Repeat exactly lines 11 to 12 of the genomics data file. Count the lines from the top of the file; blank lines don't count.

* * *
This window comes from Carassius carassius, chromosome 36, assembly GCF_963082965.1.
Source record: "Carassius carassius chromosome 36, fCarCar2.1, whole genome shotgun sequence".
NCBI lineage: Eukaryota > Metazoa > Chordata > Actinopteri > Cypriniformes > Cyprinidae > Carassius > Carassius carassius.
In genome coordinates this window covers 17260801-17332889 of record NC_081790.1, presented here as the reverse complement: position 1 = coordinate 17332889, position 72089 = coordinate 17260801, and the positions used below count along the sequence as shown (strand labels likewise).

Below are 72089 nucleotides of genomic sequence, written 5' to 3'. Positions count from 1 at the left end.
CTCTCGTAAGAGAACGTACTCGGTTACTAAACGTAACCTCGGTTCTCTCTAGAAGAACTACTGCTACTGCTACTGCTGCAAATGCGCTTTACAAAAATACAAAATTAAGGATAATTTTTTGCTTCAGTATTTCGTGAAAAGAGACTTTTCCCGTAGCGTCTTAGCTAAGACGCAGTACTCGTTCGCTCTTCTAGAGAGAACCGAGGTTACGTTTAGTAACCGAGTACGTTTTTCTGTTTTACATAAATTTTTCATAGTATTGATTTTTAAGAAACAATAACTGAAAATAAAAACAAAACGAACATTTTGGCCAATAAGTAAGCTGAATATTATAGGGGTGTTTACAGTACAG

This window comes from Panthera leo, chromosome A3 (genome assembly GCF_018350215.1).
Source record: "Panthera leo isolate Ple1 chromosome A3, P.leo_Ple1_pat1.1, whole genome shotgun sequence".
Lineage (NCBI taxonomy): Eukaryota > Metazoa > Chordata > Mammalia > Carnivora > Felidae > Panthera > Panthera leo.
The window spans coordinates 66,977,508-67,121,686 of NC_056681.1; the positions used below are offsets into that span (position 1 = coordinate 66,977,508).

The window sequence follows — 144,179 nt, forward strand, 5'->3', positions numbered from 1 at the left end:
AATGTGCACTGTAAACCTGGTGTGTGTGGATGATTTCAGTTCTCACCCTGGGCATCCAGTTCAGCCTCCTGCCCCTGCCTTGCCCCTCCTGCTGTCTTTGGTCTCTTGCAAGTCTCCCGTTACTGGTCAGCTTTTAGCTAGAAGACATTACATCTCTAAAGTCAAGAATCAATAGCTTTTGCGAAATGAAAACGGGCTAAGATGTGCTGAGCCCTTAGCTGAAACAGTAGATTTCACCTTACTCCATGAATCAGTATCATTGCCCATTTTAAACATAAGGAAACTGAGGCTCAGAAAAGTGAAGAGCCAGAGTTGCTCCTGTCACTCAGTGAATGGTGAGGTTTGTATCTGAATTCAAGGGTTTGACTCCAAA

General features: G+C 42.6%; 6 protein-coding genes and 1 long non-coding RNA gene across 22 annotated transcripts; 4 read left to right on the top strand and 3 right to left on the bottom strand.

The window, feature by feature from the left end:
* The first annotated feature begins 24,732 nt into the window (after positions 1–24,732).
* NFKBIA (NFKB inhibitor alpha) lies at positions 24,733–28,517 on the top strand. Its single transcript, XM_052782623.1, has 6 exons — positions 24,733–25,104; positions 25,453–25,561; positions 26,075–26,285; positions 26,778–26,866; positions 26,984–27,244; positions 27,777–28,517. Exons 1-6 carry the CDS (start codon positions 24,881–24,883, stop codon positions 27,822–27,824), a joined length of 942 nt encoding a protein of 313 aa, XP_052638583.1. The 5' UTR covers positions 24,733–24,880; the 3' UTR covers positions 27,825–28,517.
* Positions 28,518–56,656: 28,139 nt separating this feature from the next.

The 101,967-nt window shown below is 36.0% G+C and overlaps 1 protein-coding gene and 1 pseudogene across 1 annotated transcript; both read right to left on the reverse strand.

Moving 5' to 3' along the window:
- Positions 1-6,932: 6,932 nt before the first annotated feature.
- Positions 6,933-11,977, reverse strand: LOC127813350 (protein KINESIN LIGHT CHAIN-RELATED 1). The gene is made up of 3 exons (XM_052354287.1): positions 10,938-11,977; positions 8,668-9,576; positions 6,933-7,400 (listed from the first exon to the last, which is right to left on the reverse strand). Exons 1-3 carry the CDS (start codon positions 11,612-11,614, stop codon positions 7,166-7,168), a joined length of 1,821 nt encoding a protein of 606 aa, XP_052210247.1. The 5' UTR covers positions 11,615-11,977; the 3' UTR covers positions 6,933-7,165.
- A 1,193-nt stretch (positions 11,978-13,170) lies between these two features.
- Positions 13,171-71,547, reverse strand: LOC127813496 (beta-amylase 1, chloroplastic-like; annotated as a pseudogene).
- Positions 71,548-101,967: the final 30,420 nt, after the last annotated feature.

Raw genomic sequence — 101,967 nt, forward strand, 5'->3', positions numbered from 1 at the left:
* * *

The window sequence follows — 144,179 nt, forward strand, 5'->3', positions numbered from 1 at the left end:
AATGTGCACTGTAAACCTGGTGTGTGTGGATGATTTCAGTTCTCACCCTGGGCATCCAGTTCAGCCTCCTGCCCCTGCCTTGCCCCTCCTGCTGTCTTTGGTCTCTTGCAAGTCTCCCGTTACTGGTCAGCTTTTAGCTAGAAGACATTACATCTCTAAAGTCAAGAATCAATAGCTTTTGCGAAATGAAAACGGGCTAAGATGTGCTGAGCCCTTAGCTGAAACAGTAGATTTCACCTTACTCCATGAATCAGTATCATTGCCCATTTTAAACATAAGGAAACTGAGGCTCAGAAAAGTGAAGAGCCAGAGTTGCTCCTGTCACTCAGTGAATGGTGAGGTTTGTATCTGAATTCAAGGGTTTGACTCCAAA